It says something morbidly fascinating about The Hunger Games that Suzanne Collins’ book series, and now the movies, would be such huge successes with the Young Adult market. Essentially a more palatable Running Man with kids, one wonders what the psychology behind the success might be? Is it popular for the same reason that The Walking Dead is, because — as one study suggests — people turn to it during high levels of cultural dissatisfaction and economic upheaval? Or are we simply fascinated with survivalist stories? Or is the draw Jennifer Lawrence alone?
I can’t explain my own fascination with The Hunger Games, much less that of a 15-year-old eager to watch a movie where she sees a character her own age kill other kids. But where the original Hunger Games was mostly a story of survival, Catching Fire transforms the series into a tale about political upheaval. The gimmick is still there — a group of tributes are selected by the one percent to kill each other off in an elaborate games course — but in Catching Fire, the gimmick has graduated to the next level. The tributes are experienced adults, all of whom have tasted the other side of the socioeconomic spectrum, and unwillingly give that up to once again face extermination.
How that all fits into our current economic climate is difficult to say, though I suspect that Russell Brand could find a lot of echoes, none of which really explains why teenagers might be so enamored with the concept.
Catching Fire is not a movie that can be completely judged on its own. More than any other franchise, really, The Hunger Games is episodic. It’s more like a ten-hour miniseries released on the big screen over the course of five years than it is four separate and distinct movies. If The Hunger Games was the pilot, Catching Fire is episode two, which is where an already impressive series begins to hit its stride. Still, it’s just a part of a whole, and it’s difficult to judge the overall narrative until we’ve seen it all play out (and hopefully that means straying from the source material, which weakened as it neared its completion).
Francis Lawrence’s Catching Fire, however, manages to be more mature, more impressive, and darker than Gary Ross’ Hunger Games and better than the book upon which it was based, which has a lot to do with a bleaker tone, a better roster of actors, the maturation of Jennifer Lawrence, and the burgeoning rebellion, which provides an actual point to the series, other than to watch one woman outlast the massacre of her peers. In Catching Fire, it’s not children versus children, it’s the poor masses versus the wealthy, and Katiness Everdeen and her Mockinjay are the symbols of the coming revolution.
Granted, Francis Lawrence’s film often hews too closely to Collins’ source material, and through much of the slower first half of the film, Catching Fire feels hemmed in by the events of the book. Katness returns home and reunites ever so briefly with Gale before she’s thrown back into the political mix. Her victory — and the way in which she was able to save Peeta — have provided hope to the 12 increasingly impoverished districts, and President Snow (Donald Sutherland) is left to contend with the restless masses. How does he quell a growing rebellion knowing that killing Katniss would only make a martyr of her and hasten the revolution?
Snow, along with his Head Gamemaker, Plutarch Heavensbee (Phillip Seymour Hoffman), devise a strategy meant to quell the riot and rid themselves of Katniss at the same time. She, along with 23 other previous victors (including Peeta) will return to the Hunger Games for an all-star edition, and once the masses see Katness turn on her fellow victors, they assume the hope she inspired will fade behind the ugliness of her actions.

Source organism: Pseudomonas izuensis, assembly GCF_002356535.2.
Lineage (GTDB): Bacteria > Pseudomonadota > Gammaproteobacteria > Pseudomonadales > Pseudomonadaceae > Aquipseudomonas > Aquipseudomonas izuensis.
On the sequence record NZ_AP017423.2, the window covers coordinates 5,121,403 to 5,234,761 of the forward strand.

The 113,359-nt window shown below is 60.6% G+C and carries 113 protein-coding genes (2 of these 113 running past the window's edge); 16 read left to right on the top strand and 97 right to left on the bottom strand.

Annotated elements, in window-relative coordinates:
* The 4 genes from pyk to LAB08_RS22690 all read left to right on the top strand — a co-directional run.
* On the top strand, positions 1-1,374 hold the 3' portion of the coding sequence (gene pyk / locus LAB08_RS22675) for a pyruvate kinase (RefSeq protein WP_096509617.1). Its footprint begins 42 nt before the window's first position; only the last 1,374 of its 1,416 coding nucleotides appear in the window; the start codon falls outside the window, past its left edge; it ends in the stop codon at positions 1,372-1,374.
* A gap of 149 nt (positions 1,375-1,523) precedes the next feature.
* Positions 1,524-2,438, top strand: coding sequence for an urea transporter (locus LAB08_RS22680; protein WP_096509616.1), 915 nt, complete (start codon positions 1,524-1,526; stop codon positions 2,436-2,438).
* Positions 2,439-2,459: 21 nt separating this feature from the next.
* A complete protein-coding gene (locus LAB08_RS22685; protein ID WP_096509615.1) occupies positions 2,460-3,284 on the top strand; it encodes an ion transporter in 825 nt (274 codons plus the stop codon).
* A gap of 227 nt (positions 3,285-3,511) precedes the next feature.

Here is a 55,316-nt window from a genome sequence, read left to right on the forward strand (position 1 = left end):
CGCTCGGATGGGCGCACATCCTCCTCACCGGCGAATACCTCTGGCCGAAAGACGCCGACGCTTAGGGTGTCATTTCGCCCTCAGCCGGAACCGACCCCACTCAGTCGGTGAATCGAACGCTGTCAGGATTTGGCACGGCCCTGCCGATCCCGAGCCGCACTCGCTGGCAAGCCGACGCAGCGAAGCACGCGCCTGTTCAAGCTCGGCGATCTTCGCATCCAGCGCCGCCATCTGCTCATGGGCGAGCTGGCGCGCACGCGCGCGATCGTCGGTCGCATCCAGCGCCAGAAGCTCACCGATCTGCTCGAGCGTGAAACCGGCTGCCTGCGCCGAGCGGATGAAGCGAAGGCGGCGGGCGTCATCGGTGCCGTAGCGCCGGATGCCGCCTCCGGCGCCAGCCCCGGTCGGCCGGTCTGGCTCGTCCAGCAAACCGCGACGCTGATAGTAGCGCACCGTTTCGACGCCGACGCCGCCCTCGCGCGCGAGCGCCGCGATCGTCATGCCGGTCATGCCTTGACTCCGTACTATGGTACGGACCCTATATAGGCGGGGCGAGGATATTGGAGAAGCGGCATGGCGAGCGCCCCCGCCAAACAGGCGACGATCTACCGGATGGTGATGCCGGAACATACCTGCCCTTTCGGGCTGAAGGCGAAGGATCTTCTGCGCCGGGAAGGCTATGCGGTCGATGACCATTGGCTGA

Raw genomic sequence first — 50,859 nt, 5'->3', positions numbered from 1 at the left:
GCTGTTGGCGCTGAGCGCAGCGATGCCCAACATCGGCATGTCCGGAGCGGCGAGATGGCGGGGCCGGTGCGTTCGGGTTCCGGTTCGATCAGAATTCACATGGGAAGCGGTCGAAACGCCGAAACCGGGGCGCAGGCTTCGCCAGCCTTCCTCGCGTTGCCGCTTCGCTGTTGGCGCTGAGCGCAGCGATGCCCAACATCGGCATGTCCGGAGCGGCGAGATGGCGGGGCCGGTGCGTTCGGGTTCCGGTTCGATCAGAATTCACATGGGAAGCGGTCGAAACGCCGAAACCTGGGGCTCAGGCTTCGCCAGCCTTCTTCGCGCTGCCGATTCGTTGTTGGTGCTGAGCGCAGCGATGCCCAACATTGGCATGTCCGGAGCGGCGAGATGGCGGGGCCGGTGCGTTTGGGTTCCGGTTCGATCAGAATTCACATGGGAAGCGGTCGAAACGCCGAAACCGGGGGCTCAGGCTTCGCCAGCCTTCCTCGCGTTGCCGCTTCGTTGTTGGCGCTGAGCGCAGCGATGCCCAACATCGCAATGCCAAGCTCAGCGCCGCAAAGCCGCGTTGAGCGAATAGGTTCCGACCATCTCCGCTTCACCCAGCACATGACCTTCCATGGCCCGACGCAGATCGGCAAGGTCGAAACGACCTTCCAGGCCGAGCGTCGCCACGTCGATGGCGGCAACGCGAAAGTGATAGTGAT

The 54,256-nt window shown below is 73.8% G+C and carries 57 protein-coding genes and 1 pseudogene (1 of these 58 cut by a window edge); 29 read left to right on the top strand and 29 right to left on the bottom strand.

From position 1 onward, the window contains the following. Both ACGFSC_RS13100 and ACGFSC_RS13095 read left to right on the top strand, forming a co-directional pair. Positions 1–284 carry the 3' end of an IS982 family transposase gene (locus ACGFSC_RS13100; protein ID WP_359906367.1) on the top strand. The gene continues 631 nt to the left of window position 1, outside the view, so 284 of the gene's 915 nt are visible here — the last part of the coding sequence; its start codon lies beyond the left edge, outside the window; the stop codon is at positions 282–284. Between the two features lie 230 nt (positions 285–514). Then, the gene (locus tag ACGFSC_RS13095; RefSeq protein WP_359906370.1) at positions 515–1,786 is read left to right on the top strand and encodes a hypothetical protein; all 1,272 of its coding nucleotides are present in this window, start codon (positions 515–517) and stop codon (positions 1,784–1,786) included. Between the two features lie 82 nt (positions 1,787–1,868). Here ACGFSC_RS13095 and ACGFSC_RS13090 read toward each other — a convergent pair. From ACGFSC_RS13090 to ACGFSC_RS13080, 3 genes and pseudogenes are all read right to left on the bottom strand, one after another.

It doesn’t quite work out that way, however, and in Catching Fire, instead of tribute vs. tribute, it’s victor against the games course. Plutarch’s course is a wicked thing to behold, and it allows Francis Lawrence (I Am Legend) to show off his talent for special effects and often breathtaking action scenes. There are a several superbly impressive sequences in Catching Fire, most especially the one involving the apes that elicited an embarrassing jump shriek out of me that had me peering over my shoulder to ensure I was not alone in that reaction.
But none of this would work without Jennifer Lawrence, who ties the room together, so to speak, from the action sequences, to the love triangle, to the political themes. The romantic triage itself is actually the weakest element of Catching Fire: Liam Hemsorth’s Gale and Josh Hutcherson’s Peeta feel like the YA vestiges of the less mature The Hunger Games, outmatched by everyone else onscreen, including Seymour Hoffman, Jeffrey Wright, Woody Harrelson’s Haymitch, Elizabeth Banks’ Effie, and even Jenna Malone and Sam Claflin, who impressively grows into his role as Finnick — one of the other victors — over the course of the film (and by the end, many may suggest Katniss dump both Gale and Peete for Finnick).
Catching Fire is not without its faults, however. The first half often feels rote, Katniss too often resorts to meltdowns and freak-outs that bely the strength of her character, and Gale and Peeta really do seem almost extraneous to the more important political story being told. Moreover, as a stand-alone movie, the ending is something of a narrative cheat, unless it is viewed in the broader context of the series as a whole. There are slight hints of what’s to come, but even less than in the book, the groundwork is not properly laid for it.
Still, those are minor quibbles for what is a more layered, more intense, and bleaker chapter in an overall series. Ultimately, Catching Fire excellently manages its most important task: To make us crave the next chapter in the franchise.